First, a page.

Surviving the Holidays After Loss

Surviving the Holidays After Loss

 

The Christmas holidays were always magical to me. I loved the hustle and bustle, the music, the festive home decorations, the planning and the secrets, what it means to me, and I loved the laughter in my chaotic family. We never had a lot, but somehow our tree was the tree that people stood and gaped at. It looked like we had a mountain of gifts piled high under the tree. Having five children will do that. From Halloween until 1 January, the house was the essence of family, love, faith, and hope. My house drew people in, but in one horrible act, the spirit of Christmas was crushed. How does one get through the holidays when life is hard or when the grip of loss is the most real?

Phil was due home on Christmas Eve. Christmas should have been a time of a happy reunion, family fun, and celebration. As I face my fourth Christmas without him, I am struggling to look at how I can recreate some magic. I donated every ornament and the tree because it was too painful to put up. I no longer have any remnants of the upcoming day, and yet there is a silent recognition that I need to figure this out so that I do not lose my children or my grandchildren during one of the happiest times of the year. How then do I do this?

First, I have learned to be gentle with myself. I know there are going to be moments that tug my heart. Airports are the absolute worst place for me. It is hard to get off of a plane and not have someone waiting for me when everyone else is rushing to someone. I don’t know if I will ever like the airport, but I acknowledge it and I remind myself that it is only a small sliver of my life. Church is another place that I simply cannot do this time of the year. Everyone sits with his or her families. I recognize that  I am not ready to sit through the music and the crush of families. I give myself permission to be absent. It does not mean that I lack faith or that I do not like church, it is the recognition of the need to be kind to myself.

A large part of that being gentle to myself is planning ahead. I have learned that if I schedule a marathon slightly before Christmas and I plan to meet my girlfriends in Disney World for a week of magical running races, it gives me something to look forward to through the holidays. The running quiets the raging soul. Those races keep me connected to what keeps me from darkness and it keeps me connected to the world. Disney races are not cheap, but I run in costume, ride roller coasters, and I am taking back the holiday one step at a time.

I also intentionally start counting my blessings. I look at what I do have versus what I do not have. Initially, it was difficult to find things to be thankful for, but I am seeing more and more good in my life, in people, and in the holiday. I have written down my blessings, but mostly I do it in the miles run. In this looking at what I do have versus what I do not have, I also choose to forgive those that have taken so much from me. People ask how I could forgive Phil’s assassin. Simply it is this—I cannot let him have real estate in my heart. If I harbor anger and resentment, then my life is limited. I rarely think about him any more and in the spirit of Christmas I reach out to others that have hurt me because in doing so I am freed.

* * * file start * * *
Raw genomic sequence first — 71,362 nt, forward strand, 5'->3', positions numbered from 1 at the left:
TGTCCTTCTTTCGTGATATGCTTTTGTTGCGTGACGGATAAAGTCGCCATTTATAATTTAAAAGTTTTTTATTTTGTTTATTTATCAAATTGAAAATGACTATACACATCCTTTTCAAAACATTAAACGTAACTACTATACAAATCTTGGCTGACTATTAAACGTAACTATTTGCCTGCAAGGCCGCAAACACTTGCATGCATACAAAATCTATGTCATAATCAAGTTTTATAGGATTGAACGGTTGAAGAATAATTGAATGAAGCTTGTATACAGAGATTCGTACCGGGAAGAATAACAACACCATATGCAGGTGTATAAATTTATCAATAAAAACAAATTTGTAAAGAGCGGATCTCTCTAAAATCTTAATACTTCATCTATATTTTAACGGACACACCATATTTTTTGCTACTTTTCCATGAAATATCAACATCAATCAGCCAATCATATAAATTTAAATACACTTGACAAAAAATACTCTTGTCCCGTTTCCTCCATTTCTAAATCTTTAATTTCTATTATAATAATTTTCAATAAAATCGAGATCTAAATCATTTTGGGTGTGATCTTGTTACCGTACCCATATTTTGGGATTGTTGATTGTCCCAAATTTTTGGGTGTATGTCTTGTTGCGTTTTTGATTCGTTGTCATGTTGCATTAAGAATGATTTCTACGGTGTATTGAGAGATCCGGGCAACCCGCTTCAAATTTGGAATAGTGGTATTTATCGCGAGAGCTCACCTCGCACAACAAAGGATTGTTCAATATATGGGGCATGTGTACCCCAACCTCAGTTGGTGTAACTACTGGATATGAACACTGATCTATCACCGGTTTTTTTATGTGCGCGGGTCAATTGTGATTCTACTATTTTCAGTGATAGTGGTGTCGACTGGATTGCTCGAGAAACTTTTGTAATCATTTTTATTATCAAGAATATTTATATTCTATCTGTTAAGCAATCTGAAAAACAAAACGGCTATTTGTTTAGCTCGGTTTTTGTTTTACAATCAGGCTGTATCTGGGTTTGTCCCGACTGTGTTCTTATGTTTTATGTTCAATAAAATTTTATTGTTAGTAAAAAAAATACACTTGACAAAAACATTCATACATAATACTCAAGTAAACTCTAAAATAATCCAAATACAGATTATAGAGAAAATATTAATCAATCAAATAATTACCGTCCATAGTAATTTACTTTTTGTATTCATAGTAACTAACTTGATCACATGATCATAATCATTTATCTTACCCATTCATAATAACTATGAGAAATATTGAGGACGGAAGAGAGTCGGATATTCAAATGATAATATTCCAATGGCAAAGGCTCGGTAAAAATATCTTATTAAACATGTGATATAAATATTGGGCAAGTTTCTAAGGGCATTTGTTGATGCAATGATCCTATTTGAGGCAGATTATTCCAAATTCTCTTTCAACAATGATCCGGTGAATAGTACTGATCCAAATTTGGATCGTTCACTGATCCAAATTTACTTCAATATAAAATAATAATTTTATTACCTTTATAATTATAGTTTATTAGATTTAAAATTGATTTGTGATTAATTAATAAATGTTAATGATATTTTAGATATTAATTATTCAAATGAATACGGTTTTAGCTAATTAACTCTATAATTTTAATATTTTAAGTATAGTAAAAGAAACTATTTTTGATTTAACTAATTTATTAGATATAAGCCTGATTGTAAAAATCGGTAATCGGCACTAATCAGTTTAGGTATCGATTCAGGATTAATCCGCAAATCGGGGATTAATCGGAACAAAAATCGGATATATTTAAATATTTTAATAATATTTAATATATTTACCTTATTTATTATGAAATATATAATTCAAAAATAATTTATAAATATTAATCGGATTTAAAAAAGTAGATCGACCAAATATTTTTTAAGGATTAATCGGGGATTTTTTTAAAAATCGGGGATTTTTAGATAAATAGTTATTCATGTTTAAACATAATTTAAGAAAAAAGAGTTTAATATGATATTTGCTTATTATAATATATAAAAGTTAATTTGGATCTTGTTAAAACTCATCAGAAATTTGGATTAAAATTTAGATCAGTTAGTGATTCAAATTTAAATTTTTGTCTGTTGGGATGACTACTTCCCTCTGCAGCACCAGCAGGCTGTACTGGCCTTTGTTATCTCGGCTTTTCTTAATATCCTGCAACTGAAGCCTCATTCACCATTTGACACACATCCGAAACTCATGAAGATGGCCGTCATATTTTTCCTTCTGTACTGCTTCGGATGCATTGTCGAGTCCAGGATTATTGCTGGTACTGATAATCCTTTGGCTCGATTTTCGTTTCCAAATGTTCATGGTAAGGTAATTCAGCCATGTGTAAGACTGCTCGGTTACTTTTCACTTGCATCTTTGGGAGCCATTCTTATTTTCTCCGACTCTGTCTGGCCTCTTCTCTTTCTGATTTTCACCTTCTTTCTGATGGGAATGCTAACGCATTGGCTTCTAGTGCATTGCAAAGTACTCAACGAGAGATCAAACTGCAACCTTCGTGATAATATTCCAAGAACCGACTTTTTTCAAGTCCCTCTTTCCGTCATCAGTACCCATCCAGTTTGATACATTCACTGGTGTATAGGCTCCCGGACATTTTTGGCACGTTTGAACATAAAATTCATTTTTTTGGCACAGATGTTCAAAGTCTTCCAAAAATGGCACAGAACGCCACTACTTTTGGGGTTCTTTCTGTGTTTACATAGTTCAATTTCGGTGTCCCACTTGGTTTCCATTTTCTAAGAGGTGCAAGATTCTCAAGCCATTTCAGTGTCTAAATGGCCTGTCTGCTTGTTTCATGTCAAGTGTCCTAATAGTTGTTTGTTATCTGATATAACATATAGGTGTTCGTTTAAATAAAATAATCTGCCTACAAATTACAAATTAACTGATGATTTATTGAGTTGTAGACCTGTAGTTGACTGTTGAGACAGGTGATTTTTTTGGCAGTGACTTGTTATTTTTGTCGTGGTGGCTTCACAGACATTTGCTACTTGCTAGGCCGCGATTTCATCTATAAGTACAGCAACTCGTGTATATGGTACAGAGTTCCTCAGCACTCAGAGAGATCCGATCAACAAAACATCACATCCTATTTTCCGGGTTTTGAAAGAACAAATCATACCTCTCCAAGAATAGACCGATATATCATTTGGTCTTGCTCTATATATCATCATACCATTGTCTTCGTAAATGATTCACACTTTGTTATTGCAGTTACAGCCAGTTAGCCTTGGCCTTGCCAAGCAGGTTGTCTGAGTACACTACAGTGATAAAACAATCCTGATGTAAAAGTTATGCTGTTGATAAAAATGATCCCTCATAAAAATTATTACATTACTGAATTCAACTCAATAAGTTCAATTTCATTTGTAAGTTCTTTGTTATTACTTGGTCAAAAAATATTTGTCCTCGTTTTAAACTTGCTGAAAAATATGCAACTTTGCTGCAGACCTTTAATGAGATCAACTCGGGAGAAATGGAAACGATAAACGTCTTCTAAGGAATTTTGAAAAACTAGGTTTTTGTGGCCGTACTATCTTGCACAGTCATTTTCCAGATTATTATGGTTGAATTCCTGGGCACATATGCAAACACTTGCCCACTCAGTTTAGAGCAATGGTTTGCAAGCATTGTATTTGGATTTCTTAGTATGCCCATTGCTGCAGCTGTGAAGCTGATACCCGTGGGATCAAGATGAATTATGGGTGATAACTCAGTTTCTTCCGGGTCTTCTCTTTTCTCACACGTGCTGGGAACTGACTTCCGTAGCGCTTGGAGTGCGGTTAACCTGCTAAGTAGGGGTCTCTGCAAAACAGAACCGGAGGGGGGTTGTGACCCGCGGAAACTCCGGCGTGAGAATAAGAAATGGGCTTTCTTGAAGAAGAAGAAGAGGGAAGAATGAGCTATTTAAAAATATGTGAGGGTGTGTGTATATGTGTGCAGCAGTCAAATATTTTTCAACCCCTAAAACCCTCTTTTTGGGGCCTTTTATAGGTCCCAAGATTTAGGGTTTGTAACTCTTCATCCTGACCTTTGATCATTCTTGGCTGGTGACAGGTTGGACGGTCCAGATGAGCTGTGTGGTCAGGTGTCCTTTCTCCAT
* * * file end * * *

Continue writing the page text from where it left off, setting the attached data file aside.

On my hardest days, I donate my time and energy. I have done this from the first Thanksgiving (our anniversary) on. You see, when I am focused on other lonely people, I no longer see my own gaping need. When I am showing up and simply choosing to be a part of my bigger world, I am carried, too.

Christmas comes in the dead of winter. It is cold and the land is barren, and yet beneath the frozen tundra lies the tulip waiting to bloom. There is hope and in knowing that I have been able to continue walking forward. The tulip lies waiting to pop up in a blaze of glory when the time is right. I believe that Christmas is the anchor of that promise. Christmas brings people together. This togetherness and the connections bring healing and hope.   While this does not negate loss or trauma, it does provide new memories and a chance for the heart to be carried.

There may never be a Christmas that I get excited for. I may never decorate my house again, but I am crawling back to life. I embrace the spirit of hope that comes from my faith and from the life I have been given. Each year I make gains on what I can do. Christmas this year is going to be spent with my family. I know it will look different and be different, but those new memories will mesh with the old memories. In the eyes of my children and in what we create for the grandchildren, there is a way forward.

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